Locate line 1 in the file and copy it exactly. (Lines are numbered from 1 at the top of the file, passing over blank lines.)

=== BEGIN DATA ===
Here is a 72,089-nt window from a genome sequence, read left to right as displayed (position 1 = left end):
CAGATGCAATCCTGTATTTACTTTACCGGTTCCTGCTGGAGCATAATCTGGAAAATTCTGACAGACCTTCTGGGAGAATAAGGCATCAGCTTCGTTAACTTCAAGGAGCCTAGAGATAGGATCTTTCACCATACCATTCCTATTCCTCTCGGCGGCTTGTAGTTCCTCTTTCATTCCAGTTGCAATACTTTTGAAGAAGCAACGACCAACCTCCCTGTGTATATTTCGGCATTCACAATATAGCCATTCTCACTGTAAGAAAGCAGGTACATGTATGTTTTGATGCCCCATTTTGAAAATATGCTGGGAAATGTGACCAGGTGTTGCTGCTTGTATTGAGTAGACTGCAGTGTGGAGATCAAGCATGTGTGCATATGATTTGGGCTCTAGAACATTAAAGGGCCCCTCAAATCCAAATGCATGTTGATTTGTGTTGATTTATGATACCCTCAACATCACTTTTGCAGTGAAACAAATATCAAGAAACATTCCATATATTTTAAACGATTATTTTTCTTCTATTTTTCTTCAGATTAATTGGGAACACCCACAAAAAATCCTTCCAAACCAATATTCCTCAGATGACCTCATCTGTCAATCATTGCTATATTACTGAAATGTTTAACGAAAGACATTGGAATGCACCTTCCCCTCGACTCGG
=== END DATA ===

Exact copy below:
Here is a 72,089-nt window from a genome sequence, read left to right as displayed (position 1 = left end):